The SEC ultimately said in October 2017 that it wouldn't sue brokers as long as they only sold stand-alone analysis in Europe. The relief didn't apply to transactions involving U.S. customers, making it hard for Europe's changes to spread to America.
That's why the SEC's ruling was seen as a firewall that insulated Wall Street from MiFID II. Still, the relief expires in July 2020, which the SEC said would give it time to study the market and then possibly allow for more sweeping changes.
But some money managers are indicating they don't want to wait.
Earlier this month, Capital Group, which manages more than $1.7 trillion, said in a statement that it would reimburse clients for the third-party research it uses after "having carefully assessed the global regulatory environment and market conditions."
T. Rowe, which oversees about $1 trillion, has told investors that it also intends to pay for research out of its own pocket and is "looking at various options to support a move to this model as quickly as possible," spokesman Brian Lewbart said in an emailed statement to Bloomberg. Sands Capital Management, with about $41 billion, has been footing the bill for outside analysis for more than a year.
Meanwhile, representatives from money-management firms have been meeting with Mr. Clayton and other SEC officials, said two people with knowledge of the matter, who asked not to be named in discussing private business decisions and conversations with regulators. T. Rowe has also told Wall Street banks that it wants to start paying for research separately, one of the people said.
One quandary for the SEC: analysts might have even less of an incentive than they do now to follow the smallest public companies if strategists' research isn't supported by trading fees. Mr. Clayton hinted at that concern in a statement last month, adding that the SEC is eager for industry feedback on the issue.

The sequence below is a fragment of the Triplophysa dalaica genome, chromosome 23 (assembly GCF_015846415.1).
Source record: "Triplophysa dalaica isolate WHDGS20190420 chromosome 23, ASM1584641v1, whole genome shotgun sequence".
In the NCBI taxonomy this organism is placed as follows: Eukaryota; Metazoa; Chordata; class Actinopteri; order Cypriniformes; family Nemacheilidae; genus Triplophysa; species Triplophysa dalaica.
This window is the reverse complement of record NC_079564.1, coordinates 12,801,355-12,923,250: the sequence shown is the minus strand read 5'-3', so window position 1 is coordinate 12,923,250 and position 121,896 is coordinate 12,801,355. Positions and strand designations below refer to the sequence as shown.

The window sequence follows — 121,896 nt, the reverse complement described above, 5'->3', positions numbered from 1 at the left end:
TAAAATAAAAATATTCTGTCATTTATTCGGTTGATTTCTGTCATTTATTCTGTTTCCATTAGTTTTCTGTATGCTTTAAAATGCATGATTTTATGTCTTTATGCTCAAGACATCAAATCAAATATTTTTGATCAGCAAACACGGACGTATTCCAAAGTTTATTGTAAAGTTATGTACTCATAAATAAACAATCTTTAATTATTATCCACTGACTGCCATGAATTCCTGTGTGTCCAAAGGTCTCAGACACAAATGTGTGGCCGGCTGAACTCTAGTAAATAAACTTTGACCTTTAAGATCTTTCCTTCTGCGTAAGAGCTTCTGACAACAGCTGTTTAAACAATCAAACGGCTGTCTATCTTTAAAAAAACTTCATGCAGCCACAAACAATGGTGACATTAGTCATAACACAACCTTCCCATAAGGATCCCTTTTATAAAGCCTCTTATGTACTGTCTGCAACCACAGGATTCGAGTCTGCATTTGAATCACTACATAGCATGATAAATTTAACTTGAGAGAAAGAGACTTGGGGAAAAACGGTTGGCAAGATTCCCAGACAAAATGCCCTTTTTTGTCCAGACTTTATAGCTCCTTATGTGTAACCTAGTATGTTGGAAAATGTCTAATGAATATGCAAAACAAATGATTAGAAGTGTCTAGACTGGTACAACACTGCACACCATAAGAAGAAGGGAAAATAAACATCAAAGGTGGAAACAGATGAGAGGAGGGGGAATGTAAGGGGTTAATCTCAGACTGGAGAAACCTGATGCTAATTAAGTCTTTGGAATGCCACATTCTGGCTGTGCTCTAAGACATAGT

"It is important to have data and other information about how MiFID II's research provisions are affecting broker-dealers, investors and small, medium and large issuers, including whether research availability has been adversely affected," Mr. Clayton said.
Besides Bank of America, which has moved its analysts into a Merrill Lynch unit that is a registered investment adviser, most banks have resisted making changes. But there are signs they are starting to feel pressure.
Industry officials have met with the SEC to discuss whether brokers should be allowed to sell stand-alone research to U.S. clients without running afoul of the agency's rules, said two people familiar with the matter.
Tyler Gellasch, who runs a trade group whose members include the California Public Employees' Retirement System, predicts it's only a matter of time before the U.S. goes the way of Europe because that's what pension funds want.
"The cat is out of the bag," said Mr. Gellasch, the executive director of the Healthy Markets Association.